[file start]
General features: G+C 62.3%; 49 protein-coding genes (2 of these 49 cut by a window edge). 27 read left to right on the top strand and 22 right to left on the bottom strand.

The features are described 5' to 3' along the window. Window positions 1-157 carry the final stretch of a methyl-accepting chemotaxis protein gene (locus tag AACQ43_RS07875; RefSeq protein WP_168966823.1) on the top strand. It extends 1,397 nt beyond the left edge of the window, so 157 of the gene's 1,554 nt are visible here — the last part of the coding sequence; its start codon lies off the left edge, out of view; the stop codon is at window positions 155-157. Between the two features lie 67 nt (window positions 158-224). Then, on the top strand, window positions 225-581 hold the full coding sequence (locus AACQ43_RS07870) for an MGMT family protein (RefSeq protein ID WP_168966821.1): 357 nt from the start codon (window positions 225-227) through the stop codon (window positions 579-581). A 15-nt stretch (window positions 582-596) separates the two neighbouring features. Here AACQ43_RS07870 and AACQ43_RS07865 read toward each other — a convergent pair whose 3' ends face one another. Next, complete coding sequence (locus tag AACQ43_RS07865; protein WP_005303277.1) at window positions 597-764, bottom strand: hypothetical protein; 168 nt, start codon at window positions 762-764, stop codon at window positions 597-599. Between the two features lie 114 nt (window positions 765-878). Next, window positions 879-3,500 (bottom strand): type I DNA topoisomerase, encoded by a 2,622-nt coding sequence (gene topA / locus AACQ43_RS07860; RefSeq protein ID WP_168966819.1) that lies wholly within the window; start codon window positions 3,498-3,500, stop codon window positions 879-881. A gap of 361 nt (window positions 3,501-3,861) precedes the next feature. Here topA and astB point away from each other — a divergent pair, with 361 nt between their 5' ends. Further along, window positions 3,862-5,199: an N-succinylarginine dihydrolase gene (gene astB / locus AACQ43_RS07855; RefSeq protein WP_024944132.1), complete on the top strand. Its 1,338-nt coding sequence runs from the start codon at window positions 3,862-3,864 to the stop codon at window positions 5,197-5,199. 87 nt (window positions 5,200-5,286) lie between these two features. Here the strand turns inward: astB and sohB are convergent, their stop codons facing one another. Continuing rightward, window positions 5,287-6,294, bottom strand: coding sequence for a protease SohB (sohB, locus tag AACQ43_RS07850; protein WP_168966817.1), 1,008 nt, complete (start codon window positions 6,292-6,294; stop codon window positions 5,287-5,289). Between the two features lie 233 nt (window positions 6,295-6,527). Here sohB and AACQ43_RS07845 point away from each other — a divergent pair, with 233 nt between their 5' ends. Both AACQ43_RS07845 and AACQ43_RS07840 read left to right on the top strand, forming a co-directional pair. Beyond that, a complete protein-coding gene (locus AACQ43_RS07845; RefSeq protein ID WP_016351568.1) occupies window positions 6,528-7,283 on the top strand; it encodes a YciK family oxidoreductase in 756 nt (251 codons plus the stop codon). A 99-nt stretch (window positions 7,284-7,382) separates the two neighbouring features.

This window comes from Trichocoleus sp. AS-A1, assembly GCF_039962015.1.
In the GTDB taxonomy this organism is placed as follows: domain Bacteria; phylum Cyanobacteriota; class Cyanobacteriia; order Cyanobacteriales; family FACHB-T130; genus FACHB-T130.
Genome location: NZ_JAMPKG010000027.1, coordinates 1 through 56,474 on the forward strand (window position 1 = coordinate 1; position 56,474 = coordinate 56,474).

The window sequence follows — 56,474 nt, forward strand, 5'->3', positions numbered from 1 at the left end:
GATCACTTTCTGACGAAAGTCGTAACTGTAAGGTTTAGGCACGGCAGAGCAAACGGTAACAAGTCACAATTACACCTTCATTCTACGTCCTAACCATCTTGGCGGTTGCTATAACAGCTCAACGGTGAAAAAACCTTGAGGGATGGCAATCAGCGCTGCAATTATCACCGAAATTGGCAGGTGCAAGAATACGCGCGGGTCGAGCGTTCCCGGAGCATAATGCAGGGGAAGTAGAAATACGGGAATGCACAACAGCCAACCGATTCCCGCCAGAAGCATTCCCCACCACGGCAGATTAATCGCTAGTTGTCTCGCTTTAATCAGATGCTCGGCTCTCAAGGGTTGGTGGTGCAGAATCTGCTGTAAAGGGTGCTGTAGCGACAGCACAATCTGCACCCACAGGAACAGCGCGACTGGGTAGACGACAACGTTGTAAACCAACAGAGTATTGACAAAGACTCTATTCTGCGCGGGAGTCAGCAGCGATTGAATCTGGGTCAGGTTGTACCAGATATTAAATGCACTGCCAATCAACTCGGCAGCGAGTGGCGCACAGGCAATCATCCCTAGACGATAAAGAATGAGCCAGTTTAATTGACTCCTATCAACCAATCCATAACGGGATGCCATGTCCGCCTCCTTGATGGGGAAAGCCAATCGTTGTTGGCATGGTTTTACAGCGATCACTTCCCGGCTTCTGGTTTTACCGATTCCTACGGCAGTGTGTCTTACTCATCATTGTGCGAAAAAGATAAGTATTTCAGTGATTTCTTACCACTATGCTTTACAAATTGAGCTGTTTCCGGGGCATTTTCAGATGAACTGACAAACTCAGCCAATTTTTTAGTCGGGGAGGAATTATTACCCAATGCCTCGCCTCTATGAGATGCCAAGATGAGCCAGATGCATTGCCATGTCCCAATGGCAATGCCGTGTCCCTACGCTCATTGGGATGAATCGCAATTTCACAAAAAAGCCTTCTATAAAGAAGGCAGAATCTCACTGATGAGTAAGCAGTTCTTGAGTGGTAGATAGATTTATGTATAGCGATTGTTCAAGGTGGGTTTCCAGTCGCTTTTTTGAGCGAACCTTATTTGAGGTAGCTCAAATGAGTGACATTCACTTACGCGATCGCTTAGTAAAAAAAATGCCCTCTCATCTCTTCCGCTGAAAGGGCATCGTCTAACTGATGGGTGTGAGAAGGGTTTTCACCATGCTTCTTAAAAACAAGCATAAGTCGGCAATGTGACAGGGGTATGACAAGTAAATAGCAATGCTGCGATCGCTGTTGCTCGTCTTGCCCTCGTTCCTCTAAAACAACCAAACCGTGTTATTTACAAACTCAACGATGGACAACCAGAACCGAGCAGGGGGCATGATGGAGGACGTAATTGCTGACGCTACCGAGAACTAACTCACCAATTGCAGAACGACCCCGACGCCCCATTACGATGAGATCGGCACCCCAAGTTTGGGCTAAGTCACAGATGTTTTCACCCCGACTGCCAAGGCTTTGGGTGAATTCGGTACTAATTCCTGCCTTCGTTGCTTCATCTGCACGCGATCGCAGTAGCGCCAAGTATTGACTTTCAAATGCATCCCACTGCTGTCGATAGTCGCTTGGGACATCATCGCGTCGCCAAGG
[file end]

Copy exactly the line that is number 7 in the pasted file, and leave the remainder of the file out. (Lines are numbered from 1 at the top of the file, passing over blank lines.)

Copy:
GATCACTTTCTGACGAAAGTCGTAACTGTAAGGTTTAGGCACGGCAGAGCAAACGGTAACAAGTCACAATTACACCTTCATTCTACGTCCTAACCATCTTGGCGGTTGCTATAACAGCTCAACGGTGAAAAAACCTTGAGGGATGGCAATCAGCGCTGCAATTATCACCGAAATTGGCAGGTGCAAGAATACGCGCGGGTCGAGCGTTCCCGGAGCATAATGCAGGGGAAGTAGAAATACGGGAATGCACAACAGCCAACCGATTCCCGCCAGAAGCATTCCCCACCACGGCAGATTAATCGCTAGTTGTCTCGCTTTAATCAGATGCTCGGCTCTCAAGGGTTGGTGGTGCAGAATCTGCTGTAAAGGGTGCTGTAGCGACAGCACAATCTGCACCCACAGGAACAGCGCGACTGGGTAGACGACAACGTTGTAAACCAACAGAGTATTGACAAAGACTCTATTCTGCGCGGGAGTCAGCAGCGATTGAATCTGGGTCAGGTTGTACCAGATATTAAATGCACTGCCAATCAACTCGGCAGCGAGTGGCGCACAGGCAATCATCCCTAGACGATAAAGAATGAGCCAGTTTAATTGACTCCTATCAACCAATCCATAACGGGATGCCATGTCCGCCTCCTTGATGGGGAAAGCCAATCGTTGTTGGCATGGTTTTACAGCGATCACTTCCCGGCTTCTGGTTTTACCGATTCCTACGGCAGTGTGTCTTACTCATCATTGTGCGAAAAAGATAAGTATTTCAGTGATTTCTTACCACTATGCTTTACAAATTGAGCTGTTTCCGGGGCATTTTCAGATGAACTGACAAACTCAGCCAATTTTTTAGTCGGGGAGGAATTATTACCCAATGCCTCGCCTCTATGAGATGCCAAGATGAGCCAGATGCATTGCCATGTCCCAATGGCAATGCCGTGTCCCTACGCTCATTGGGATGAATCGCAATTTCACAAAAAAGCCTTCTATAAAGAAGGCAGAATCTCACTGATGAGTAAGCAGTTCTTGAGTGGTAGATAGATTTATGTATAGCGATTGTTCAAGGTGGGTTTCCAGTCGCTTTTTTGAGCGAACCTTATTTGAGGTAGCTCAAATGAGTGACATTCACTTACGCGATCGCTTAGTAAAAAAAATGCCCTCTCATCTCTTCCGCTGAAAGGGCATCGTCTAACTGATGGGTGTGAGAAGGGTTTTCACCATGCTTCTTAAAAACAAGCATAAGTCGGCAATGTGACAGGGGTATGACAAGTAAATAGCAATGCTGCGATCGCTGTTGCTCGTCTTGCCCTCGTTCCTCTAAAACAACCAAACCGTGTTATTTACAAACTCAACGATGGACAACCAGAACCGAGCAGGGGGCATGATGGAGGACGTAATTGCTGACGCTACCGAGAACTAACTCACCAATTGCAGAACGACCCCGACGCCCCATTACGATGAGATCGGCACCCCAAGTTTGGGCTAAGTCACAGATGTTTTCACCCCGACTGCCAAGGCTTTGGGTGAATTCGGTACTAATTCCTGCCTTCGTTGCTTCATCTGCACGCGATCGCAGTAGCGCCAAGTATTGACTTTCAAATGCATCCCACTGCTGTCGATAGTCGCTTGGGACATCATCGCGTCGCCAAGG